In spite of a shaky start in the first set, the fourth seeded pair of Rohan Bopanna and Sania Mirza quelled the challenge of Wimbledon singles champion Andy Murray and his partner Heather Watson (Wimbledon mixed doubles champion) of Great Britain.
Both Rohan and Sania looked like they were under tremendous pressure at the beginning of the match, especially with Rohan losing his serve in the second game of the match. But a break back on the Heather Watson serve in the third game, and a hold by Sania restored parity.
There was no looking back for the Indian pair after that as they gained one more break and with Rohan serving at 5-4, wrapped up the set. In fact, the only time they looked jittery was in that tenth game. However, Rohan’s powerful serve saw them through.
In the second set, it was the Andy Murray serve that got broken at 2-2 and that ended the fight for the British team. There was another chance for the Indians, when they were up 0-30 on Heather’s serve at 2-4, but she managed to hold on.
The team from Britain did manage to save a couple of match points at 5-4, on Rohan’s serve, but the Indians carried far too much momentum by then and an overhead by Rohan on the third match point saw the Indians breeze through into the semis with a comfortable 6-4, 6-4 win.
For me, the match was all about Sania’s forehand and Rohan’s serve. Without a doubt, Sania unleashes the most powerful forehand in women’s tennis, and on Friday she was on song with that forehand cross-court. She gave Andy Murray no chance to cross and intimidate her. On the other hand, it was Rohan who found his rhythm on the serve –serving aces at will. His big serve made life very easy for the pair.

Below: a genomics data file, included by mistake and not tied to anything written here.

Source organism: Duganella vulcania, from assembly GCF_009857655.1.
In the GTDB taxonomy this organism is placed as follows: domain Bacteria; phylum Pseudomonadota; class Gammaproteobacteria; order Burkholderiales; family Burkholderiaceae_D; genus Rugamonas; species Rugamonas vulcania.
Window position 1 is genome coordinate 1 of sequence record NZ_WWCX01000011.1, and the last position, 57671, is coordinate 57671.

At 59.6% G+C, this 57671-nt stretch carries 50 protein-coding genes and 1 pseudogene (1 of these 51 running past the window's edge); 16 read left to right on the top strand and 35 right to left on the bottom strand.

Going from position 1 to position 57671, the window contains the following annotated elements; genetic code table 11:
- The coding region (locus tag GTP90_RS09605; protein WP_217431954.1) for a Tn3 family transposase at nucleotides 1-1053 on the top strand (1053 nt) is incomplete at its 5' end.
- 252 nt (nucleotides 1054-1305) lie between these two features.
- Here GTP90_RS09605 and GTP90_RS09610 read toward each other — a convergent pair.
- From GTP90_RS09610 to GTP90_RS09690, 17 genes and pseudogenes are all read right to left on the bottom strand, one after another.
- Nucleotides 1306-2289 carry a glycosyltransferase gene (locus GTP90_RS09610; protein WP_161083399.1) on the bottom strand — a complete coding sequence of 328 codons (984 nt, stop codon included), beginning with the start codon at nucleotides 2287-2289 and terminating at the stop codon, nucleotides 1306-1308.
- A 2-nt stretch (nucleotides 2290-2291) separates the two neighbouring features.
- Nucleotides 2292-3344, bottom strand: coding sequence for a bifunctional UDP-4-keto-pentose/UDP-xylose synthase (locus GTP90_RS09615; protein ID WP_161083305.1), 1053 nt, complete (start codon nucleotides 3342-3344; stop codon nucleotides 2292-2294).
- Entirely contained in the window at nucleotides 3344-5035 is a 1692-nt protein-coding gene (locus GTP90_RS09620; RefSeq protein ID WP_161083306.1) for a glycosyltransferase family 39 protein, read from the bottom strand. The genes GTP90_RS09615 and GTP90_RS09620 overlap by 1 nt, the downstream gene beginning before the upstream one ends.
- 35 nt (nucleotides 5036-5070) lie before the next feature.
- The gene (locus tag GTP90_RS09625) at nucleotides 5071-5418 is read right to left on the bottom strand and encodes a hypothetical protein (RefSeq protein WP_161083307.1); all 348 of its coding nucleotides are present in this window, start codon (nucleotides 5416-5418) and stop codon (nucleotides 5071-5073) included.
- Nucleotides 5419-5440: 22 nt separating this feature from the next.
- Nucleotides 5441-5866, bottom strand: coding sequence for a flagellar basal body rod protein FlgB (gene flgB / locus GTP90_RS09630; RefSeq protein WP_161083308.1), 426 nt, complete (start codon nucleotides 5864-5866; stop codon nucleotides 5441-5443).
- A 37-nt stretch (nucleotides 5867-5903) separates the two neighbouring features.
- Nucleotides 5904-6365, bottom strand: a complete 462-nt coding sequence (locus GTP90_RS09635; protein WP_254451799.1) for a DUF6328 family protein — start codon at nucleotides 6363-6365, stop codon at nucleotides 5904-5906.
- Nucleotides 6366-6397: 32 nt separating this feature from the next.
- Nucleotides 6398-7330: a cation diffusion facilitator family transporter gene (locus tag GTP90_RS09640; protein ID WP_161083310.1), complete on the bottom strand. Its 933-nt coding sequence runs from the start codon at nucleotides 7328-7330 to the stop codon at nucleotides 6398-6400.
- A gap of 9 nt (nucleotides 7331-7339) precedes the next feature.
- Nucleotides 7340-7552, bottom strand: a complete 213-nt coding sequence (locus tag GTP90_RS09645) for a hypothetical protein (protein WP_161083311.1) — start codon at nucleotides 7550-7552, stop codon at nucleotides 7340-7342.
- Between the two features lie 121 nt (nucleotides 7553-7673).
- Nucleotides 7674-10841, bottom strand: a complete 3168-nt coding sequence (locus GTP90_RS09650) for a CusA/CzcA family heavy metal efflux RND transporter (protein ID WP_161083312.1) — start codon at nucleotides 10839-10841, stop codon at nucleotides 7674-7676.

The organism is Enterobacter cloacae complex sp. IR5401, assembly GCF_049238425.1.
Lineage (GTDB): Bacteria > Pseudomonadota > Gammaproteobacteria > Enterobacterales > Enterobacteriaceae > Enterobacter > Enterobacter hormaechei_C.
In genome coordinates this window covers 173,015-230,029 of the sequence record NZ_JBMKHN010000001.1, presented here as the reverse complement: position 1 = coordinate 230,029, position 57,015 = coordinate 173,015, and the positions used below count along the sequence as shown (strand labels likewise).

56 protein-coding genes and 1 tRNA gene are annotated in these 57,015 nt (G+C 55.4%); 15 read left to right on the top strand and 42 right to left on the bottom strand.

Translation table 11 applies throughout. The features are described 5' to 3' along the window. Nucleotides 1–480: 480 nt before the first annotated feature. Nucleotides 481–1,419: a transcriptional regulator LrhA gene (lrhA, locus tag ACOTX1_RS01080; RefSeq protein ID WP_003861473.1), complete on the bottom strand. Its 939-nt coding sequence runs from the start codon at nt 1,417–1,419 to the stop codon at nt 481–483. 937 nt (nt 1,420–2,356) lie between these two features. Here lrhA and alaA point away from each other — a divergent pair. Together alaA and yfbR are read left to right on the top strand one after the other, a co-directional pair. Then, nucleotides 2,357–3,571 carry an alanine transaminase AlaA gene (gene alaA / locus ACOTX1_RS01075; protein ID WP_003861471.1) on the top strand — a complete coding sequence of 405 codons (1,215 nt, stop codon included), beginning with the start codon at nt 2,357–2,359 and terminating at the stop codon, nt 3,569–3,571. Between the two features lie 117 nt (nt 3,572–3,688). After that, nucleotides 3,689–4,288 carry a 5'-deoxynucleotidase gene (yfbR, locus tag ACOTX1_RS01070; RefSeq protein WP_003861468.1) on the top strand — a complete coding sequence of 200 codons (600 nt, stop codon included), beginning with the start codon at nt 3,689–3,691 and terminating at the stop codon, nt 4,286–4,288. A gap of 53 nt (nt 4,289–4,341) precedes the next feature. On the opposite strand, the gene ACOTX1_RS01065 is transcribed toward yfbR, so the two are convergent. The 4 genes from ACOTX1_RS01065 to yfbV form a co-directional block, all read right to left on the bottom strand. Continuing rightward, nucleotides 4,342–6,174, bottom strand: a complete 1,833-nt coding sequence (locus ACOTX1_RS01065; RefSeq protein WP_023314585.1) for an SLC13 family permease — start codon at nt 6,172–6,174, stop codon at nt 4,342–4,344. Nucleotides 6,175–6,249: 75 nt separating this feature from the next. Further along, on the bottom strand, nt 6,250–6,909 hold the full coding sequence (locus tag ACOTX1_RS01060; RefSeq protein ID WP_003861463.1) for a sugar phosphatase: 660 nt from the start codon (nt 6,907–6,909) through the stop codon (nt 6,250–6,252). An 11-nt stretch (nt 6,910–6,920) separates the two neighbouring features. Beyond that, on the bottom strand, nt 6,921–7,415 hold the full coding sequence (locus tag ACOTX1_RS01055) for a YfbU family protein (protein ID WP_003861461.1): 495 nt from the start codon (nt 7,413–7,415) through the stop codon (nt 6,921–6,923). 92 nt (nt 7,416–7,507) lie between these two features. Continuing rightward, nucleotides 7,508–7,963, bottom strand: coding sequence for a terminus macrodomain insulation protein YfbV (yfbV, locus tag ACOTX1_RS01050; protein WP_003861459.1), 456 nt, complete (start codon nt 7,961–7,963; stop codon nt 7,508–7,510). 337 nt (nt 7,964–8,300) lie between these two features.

In all fairness, Andy Murray was coming off an excruciatingly long singles match and I am sure that at the back of his mind, there must have been the thought that he had to come back in less than 24 hours to take on the talented Japanese Kei Nishikori for a spot in the singles finals.
He certainly was not as dynamic as he usually is. But I don’t want to take anything away from the solidity of the tennis that the Indian pair put on show. If they continue in the same vein on Saturday they may just find themselves ending the medal drought that India is facing. In the semi-finals, their opponents will be Venus Williams and Rajeev Ram of the United States.
In the meantime, in an incredibly exciting match, the Spanish pair of Nadal and Lopez took the men’s doubles gold by beating Tecau and Mergea of Romania. In a fast paced, nerve-wrecking match, it was the big heart and never-say-die spirit of the Spanish pair that finally proved to be the match winner. The bronze medal in the men’s doubles was taken by the American pair of Jack Sock and Steve Johnson, who defeated the Canadian pair of Pospisil and Nestor in two comfortable sets.
In the ladies’ singles, German Angelique Kerber will take on unseeded Puerto Rican M Puig. While Puig beat back a strong challenge from Petra Kvitova of the Czech Republic in three closely fought sets, the second seeded German cruised through in straight sets against the American Madison Keys. Although Keys did push her in the second set, it was very clear that the German was the better player.
So we head into the penultimate day of Olympic tennis with the hope that the Indian mixed doubles pair wins on Saturday and guarantees India a spot on the medal tally.